The Decentralised International Criminality and the ICC

To be sure, the criminality in all the ICC situations thus far can be found not solely in the localised organised structures. Evidence of corporate criminality, for instance, has been abundant. The flow of arms and privately trained foreign mercenaries to the Democratic Republic of the Congo (DRC). One may think of the data mining activities by Cambridge Analytica which allegedly manipulated Kenya’s 2013 presidential election campaign, or the cocoa trade in Côte d’Ivoire alleged to be financing both the government and the rebel group Forces Nouvelles.

Whether these potentially criminal contributions to the crimes were peripheral or substantial is debatable. What is widely recognised, however, is the fact that global and non-conventional actors in the crime scene have increasingly assumed an essential role. With regard to the situation of Libya, Fatou Bensouda seemed to have come to the realisation that the orthodox approach could no longer generate meaningful justice in certain circumstances:

My Office recognises that to effectively respond to these serious crimes, not only must they be addressed in Libya, but the criminal networks that facilitate such activities operating outside of Libya must also face justice. A multi-layered and multi-party strategy is therefore required to tackle the web of crimes that thrive in the context of migration through Libya.

The Prosecution’s 2016 Policy on Case Selection and Prioritisation similarly suggested the demand for a globalised vision by re-diverting attention to “the destruction of the environment” and “the illegal exploitation of natural resources”. Furthermore, in South Sudan, evidence has pointed to the State-owned oil company Nile Petroleum Corporation, an essential global oil supplier who played an important role in the Sudanese conflict. More recently, the UN-commissioned Report on Myanmar suggested the potential responsibility of Facebook for providing a platform for generating and circulating hate speech against the Rohingya.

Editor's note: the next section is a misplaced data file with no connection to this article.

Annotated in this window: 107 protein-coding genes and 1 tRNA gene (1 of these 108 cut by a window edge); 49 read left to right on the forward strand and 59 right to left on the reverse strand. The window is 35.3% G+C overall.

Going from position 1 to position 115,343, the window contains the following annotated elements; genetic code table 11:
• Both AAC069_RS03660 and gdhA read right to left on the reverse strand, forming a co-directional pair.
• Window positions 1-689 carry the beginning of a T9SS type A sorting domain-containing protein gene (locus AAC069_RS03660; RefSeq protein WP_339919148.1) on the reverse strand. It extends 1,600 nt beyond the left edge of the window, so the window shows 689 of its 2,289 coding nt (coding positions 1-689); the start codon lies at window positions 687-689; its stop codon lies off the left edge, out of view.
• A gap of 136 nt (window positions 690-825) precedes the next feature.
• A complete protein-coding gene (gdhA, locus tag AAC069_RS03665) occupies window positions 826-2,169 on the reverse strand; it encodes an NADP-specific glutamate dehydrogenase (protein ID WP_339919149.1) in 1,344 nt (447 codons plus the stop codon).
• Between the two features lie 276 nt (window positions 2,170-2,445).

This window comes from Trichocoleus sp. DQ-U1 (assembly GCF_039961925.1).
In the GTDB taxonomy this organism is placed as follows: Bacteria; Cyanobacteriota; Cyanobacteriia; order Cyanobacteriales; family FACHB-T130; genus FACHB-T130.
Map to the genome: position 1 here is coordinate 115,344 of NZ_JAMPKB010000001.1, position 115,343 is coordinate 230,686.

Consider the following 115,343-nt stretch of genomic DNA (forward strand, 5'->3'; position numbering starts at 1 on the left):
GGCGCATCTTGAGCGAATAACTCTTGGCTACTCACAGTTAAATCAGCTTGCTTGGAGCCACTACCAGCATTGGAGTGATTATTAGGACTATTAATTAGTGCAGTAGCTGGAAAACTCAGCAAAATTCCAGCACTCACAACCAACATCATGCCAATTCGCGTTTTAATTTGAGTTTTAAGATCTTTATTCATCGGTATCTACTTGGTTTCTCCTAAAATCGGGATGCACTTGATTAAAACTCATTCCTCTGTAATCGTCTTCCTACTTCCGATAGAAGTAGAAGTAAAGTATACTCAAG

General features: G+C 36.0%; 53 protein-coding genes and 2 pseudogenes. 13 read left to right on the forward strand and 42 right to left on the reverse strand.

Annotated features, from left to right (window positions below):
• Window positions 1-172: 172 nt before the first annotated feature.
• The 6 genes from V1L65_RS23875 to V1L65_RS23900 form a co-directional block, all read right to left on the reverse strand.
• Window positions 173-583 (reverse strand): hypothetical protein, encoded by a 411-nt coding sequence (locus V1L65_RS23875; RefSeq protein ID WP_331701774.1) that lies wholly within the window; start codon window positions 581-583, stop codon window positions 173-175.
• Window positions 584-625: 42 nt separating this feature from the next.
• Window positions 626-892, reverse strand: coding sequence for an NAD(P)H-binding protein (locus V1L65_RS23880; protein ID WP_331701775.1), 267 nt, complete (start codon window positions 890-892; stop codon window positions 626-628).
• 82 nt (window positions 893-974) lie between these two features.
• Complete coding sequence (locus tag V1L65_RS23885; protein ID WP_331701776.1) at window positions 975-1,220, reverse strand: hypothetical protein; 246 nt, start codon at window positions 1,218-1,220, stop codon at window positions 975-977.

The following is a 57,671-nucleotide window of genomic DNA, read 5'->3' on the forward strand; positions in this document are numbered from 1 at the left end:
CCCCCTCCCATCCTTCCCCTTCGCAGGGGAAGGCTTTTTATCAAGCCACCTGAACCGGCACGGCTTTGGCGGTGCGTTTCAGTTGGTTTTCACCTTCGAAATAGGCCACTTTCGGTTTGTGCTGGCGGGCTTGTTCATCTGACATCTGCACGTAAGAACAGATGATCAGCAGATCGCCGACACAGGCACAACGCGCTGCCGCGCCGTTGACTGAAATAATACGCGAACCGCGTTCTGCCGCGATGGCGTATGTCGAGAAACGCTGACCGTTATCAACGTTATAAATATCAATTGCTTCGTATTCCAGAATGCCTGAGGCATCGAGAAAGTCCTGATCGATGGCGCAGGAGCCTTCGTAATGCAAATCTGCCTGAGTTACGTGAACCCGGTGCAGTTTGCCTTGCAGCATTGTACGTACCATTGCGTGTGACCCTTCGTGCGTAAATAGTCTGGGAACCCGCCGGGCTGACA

Already in his 2003 solemn undertaking, Luis Moreno-Ocampo indicated his attention to the roles of ‘multinational companies’ and ‘media owners’ in international crimes. As noted, however, the centralistic approach focused on traditional warring parties had not withered away under his authority. Moreno-Ocampo later revealed that it was due to insufficient evidence.

All this tells us that the era of globalisation has created and availed means for human interactions on an unprecedented scale. It has allowed corporations and powerful States to assert control in a multi-layered and transnational manner, by establishing a dominant extraterritorial presence or controlling the flow of materials and information. As a consequence, we see a diversification of criminal act/actors and of forms/means of criminal perpetration and assistance – financial, technological and communicative. Writing in 1999, Cherif Bassiouni envisioned this trajectory:

The globalization of crime will require nothing less than the globalization of responses to it. Paradoxically, it may well be that this globalization of response to transnational criminality will drive the development of international criminal law in the years to come.

The Object of the International Criminal Justice Project

What makes international criminal justice ‘international’? To date, such internationality is most manifest in the universal corpus of law (i.e. the international criminal law and procedure) and the territorial reach of the long arm of justice (i.e. from The Hague to a ‘situation’). The over-commitment to localise liabilities in practice fails to capture the entire legal terrain from a helicopter view, which would implicate a broader scope of liabilities. This, I argue, is a result of the comfortable mismatch of international accountability between the predominant role for system criminality and the ultimate criminal-responsibility-bearers.